Museum of Printing
15 Thornton Avenue, Haverhill, MA 01832
The Museum of Printing is dedicated to preserving the rich history of the graphic arts, printing and typesetting technology, and printing craftsmanship. In addition to many special collections and small exhibits, the Museum contains hundreds of antique printing, typesetting, and bindery machines, as well as a library of books and printing-related documents.
The Museum’s building contains a store, several galleries, two libraries, and meeting and workshop areas. A non-profit organization, the Museum was incorporated in 1978 as The Friends of The Museum of Printing, Inc., to save and preserve printing equipment and library materials associated with the graphic arts. The history of printing has changed dramatically during the last 200 years, moving away from letterpress printing to photographic and electronic technologies. We tell the stories of these changes using one of the world’s largest collections of printing and typesetting hardware and ephemera.
The journey starts in the foundry era, which reaches back 500 years. Exhibits explain the transition from hand-setting individual sorts of foundry type to mechanized hot-metal typesetting and discusses the Linotype, Monotype and Ludlow linecasting machines. Along the tour route you’ll find a Monophoto and an Intertype Fotosetter, machines which attempted to use linecasting technology to transition to phototypesetting, only to fail in competition with the electronically-driven phototypesetters. The Main Gallery contains printing presses of all kinds. There are also two art galleries with rotating exhibits.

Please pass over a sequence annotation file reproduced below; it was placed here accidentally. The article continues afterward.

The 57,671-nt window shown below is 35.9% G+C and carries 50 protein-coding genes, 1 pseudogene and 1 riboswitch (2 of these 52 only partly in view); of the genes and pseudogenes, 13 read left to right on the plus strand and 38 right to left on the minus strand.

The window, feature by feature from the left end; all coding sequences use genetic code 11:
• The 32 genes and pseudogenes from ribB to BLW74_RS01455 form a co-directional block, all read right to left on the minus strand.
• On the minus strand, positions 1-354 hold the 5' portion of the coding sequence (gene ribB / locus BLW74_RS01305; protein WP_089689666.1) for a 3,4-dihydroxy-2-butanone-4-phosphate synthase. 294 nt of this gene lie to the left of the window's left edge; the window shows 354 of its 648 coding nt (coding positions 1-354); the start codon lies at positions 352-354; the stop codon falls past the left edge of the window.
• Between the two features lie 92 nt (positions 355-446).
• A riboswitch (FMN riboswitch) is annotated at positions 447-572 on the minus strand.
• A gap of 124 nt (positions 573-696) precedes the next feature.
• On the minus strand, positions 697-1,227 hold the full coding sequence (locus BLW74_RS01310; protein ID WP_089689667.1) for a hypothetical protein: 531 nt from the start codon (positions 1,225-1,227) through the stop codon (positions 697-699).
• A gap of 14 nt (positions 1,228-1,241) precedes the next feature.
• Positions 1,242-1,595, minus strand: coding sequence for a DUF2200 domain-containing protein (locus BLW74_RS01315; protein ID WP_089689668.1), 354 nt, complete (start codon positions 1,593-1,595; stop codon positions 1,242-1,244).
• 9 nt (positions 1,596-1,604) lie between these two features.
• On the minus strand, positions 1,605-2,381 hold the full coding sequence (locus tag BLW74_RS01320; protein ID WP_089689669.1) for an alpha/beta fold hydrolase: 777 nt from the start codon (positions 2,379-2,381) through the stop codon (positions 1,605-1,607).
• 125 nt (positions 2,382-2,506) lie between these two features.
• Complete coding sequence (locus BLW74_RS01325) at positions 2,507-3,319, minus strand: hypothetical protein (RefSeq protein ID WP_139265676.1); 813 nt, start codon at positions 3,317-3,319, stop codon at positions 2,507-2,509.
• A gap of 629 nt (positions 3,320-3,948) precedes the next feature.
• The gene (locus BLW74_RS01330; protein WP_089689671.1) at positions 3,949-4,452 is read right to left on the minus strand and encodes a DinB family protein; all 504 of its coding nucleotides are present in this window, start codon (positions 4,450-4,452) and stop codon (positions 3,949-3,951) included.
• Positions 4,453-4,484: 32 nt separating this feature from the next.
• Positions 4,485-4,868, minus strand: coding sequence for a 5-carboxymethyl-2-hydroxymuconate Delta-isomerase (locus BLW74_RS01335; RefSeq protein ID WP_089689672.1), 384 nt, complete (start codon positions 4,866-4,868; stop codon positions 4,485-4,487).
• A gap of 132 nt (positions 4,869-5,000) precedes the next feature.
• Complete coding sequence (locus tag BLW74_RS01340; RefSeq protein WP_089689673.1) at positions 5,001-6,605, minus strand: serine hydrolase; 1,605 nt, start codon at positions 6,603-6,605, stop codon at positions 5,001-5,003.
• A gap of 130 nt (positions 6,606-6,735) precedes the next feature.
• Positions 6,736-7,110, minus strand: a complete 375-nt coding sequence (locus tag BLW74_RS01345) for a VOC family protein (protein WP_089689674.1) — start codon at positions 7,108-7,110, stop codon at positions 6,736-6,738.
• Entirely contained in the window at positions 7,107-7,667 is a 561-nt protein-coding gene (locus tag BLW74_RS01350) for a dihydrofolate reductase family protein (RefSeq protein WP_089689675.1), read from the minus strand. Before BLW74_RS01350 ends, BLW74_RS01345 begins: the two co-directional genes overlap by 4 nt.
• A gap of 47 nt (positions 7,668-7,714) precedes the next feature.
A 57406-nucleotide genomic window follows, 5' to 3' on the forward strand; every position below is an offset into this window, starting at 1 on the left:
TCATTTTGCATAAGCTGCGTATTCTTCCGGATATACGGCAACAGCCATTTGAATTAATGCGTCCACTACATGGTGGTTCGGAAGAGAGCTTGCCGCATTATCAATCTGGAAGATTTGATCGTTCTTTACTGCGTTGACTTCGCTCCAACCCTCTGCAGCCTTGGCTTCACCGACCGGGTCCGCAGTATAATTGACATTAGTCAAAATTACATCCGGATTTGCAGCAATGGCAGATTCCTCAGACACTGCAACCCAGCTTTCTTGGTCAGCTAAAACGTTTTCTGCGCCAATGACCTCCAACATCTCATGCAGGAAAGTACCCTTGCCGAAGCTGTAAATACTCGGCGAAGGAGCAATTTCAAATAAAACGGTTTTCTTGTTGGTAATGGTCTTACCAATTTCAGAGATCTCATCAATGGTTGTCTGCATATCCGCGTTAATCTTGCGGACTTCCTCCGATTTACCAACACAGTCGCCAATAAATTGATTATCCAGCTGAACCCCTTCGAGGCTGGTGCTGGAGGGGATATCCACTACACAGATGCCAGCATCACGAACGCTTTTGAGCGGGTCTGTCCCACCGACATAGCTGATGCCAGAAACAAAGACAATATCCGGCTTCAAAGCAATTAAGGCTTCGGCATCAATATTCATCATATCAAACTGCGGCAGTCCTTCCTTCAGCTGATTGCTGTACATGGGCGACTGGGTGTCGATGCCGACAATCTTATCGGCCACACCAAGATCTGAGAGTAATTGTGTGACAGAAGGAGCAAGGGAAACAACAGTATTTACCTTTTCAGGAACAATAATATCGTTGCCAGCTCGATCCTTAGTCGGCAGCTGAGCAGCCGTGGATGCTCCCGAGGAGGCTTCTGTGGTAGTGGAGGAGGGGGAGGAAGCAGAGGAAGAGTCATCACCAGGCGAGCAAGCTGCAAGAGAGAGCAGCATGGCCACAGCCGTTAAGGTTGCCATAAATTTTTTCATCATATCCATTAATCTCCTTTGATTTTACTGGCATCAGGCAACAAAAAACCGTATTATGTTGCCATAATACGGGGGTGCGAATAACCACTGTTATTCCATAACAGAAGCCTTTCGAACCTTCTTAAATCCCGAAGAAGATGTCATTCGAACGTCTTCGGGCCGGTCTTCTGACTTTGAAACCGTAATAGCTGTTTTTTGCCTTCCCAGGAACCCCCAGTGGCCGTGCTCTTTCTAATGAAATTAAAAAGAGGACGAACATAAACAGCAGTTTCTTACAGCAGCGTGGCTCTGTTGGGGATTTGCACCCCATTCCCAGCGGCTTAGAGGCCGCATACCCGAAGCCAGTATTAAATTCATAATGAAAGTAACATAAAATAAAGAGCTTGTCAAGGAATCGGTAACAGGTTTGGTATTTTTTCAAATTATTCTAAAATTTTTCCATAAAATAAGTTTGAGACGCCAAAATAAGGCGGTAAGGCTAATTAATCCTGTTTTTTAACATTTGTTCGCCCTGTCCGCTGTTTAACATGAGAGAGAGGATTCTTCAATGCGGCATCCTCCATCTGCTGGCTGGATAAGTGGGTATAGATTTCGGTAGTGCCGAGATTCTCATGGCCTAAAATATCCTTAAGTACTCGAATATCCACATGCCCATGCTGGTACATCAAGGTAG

You will see the evolution of office communication, from Mimeographs, Graphotypes, and Addressographs, plus a large collection of typewriters. The Museum has the only collection of phototypesetting machines, fonts, and ephemera in the world.
Contributions to the Museum are tax deductible (the Museum is a 501(c)(3) non-profit organization), and donations are always welcome. There are also strike-on typesetters which produce inexpensive type which could be married to the expanding offset printing market.
Main image photo credit: Museum of Printing Facebook Page
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